Before visiting the museum, I had never seen urns which served as coffins. Two from the Niuchoutzu phase (3,300 to 3,800 years ago), found broken into dozens of pieces at the Yousianfang (右先方) site and reassembled, are displayed. According to Peter Bellwood’s First Islanders: Prehistory and Human Migration in Island Southeast Asia (2017), these burial jars are “the oldest evidence for this tradition in Island Southeast Asia by perhaps a millennium.”

Other ceramic items include net sinkers (for fishing), medicine pots, and porcelain plates and bowls that were made in Japan and Vietnam. There are arrowheads, axes, chisels, knives and hammers fashioned from stone. Bone relics include a perforated human mandible possibly used for decorative or ritual purposes.

Visitors can get a good look at one of the science park’s most photographed treasures: a globular human face made of clay and found at the Niaosong era site at Daoye (道爺). This primal work of art is more than 1,000 years old, and it’s one of a number from that site which display “a rather mature level of craftsmanship… distinctive traits of the bridge of the nose and the eyebrow ridge, as well as the placement of the eye sockets and nostrils” (Archaelogical Heritage in the Tainan Science Park of Taiwan by Cheng-hwa Tsang (臧振華) and Kuang-ti Li (李匡悌), published by the National Museum of Prehistory).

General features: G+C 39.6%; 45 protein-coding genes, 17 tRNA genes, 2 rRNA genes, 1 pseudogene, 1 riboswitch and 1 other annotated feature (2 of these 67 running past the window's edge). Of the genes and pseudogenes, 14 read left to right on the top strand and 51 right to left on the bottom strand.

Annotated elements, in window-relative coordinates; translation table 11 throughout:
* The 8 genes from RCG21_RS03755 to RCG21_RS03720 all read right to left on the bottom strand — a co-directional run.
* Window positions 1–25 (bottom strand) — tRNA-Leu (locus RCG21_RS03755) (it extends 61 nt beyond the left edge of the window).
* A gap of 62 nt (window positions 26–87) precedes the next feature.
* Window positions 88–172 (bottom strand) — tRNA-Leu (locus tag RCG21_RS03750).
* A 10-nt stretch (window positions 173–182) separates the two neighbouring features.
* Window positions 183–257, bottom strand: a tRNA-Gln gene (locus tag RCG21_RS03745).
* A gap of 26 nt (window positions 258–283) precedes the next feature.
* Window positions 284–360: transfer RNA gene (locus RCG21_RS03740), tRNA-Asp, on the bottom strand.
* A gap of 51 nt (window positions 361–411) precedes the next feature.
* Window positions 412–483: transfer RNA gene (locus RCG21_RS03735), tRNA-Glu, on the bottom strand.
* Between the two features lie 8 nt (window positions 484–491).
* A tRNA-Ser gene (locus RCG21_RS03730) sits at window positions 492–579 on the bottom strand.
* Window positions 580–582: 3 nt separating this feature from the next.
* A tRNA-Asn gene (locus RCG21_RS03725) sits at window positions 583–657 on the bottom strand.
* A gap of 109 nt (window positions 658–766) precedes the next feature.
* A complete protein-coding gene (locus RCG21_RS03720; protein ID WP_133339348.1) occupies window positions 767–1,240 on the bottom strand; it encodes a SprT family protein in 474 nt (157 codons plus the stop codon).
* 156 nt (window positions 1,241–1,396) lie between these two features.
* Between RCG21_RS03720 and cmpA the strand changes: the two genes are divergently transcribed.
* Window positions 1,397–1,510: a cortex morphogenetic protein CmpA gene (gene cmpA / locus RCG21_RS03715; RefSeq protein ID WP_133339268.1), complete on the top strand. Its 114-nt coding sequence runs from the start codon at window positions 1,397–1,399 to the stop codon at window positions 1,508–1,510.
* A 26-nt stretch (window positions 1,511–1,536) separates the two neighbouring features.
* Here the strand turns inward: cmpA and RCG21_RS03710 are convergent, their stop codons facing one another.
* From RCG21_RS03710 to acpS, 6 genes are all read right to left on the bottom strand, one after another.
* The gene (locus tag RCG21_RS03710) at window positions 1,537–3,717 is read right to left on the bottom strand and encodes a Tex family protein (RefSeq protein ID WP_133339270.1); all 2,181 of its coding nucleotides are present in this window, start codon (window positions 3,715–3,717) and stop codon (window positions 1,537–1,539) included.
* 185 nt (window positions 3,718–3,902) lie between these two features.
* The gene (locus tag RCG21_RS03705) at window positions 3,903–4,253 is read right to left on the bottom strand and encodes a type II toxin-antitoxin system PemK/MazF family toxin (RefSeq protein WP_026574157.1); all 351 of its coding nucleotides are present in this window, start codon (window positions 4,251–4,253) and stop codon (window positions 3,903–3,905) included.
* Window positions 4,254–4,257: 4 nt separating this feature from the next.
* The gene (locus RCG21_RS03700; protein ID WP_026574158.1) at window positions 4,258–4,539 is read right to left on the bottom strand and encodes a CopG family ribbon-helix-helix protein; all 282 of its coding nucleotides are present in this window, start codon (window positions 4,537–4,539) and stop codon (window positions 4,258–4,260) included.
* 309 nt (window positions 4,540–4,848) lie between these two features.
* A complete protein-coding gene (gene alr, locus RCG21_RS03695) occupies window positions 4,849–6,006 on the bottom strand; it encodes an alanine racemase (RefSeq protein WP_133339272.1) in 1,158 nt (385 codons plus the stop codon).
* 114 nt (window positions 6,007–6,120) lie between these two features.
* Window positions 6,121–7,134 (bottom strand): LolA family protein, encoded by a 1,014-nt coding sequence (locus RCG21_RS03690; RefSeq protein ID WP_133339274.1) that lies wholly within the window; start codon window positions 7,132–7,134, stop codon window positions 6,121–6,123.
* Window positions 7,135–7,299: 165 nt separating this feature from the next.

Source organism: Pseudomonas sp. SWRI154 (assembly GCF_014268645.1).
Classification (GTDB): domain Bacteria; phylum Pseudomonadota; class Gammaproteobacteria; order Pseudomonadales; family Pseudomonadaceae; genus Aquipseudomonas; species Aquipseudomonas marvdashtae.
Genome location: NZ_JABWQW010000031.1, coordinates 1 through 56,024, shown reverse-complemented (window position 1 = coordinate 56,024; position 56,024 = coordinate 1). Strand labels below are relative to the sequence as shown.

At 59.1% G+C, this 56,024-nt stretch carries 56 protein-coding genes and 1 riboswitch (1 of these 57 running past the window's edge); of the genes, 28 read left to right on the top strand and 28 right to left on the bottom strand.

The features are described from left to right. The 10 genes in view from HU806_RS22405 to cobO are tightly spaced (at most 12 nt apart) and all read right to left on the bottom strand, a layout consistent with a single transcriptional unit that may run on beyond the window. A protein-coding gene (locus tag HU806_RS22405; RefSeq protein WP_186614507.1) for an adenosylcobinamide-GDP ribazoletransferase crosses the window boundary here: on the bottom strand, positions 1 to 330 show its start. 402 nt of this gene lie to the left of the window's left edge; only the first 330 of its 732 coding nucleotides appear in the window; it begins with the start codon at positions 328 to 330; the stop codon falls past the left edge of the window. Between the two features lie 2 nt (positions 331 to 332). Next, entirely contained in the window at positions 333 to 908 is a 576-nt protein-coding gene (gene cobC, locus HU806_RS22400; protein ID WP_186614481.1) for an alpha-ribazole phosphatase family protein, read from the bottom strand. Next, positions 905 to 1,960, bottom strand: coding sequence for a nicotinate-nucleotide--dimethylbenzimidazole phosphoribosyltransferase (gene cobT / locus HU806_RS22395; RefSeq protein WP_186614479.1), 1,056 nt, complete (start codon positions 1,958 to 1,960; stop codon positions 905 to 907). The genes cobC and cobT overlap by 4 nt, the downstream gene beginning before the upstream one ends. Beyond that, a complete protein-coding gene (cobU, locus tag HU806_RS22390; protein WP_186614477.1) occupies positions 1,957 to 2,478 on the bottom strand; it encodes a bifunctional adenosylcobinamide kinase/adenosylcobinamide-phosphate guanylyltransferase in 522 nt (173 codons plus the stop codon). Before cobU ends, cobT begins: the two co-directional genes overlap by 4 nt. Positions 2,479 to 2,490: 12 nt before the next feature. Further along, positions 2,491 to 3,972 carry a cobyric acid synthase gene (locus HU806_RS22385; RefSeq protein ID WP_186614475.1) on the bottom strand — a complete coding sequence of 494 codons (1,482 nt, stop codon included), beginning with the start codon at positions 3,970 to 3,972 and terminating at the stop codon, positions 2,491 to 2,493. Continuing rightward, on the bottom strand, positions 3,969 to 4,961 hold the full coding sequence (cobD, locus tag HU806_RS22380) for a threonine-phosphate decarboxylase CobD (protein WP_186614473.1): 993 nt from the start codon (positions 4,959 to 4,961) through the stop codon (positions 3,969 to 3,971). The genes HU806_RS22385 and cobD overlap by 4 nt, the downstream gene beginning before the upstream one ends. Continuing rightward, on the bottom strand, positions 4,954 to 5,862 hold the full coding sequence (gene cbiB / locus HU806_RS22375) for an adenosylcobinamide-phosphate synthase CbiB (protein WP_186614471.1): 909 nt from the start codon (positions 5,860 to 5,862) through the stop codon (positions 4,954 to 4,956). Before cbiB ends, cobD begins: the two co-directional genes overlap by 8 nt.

At the end of my visit, I walked around the outside of the museum to better appreciate architect Kris Yao’s (姚仁喜) design. The building has received silver-level certification from EEWH (Taiwan’s official sustainable-architecture rating system, akin to LEED in the US), despite being covered with black basalt imported from China.

This choice of material baffles me. In terms of albedo (the percentage of total solar radiation received by a surface that it reflects rather than absorbs), it could hardly be worse. Just before midday on a summer’s day, I touched the basalt in several places. Cloudy sky notwithstanding, it was very warm.

The building collects and reuses rainwater, but — despite the government’s push for renewables — there’s not a single photovoltaic panel on the roof. Thinking about this later, I realized there’s one question which this otherwise excellent museum doesn’t answer: How many of these cultures collapsed amid catastrophe, and how often was it their own fault?

Steven Crook has been writing about travel, culture, and business in Taiwan since 1996. He is the co-author of A Culinary History of Taipei: Beyond Pork and Ponlai, and author of Taiwan: The Bradt Travel Guide, the third edition of which has just been published.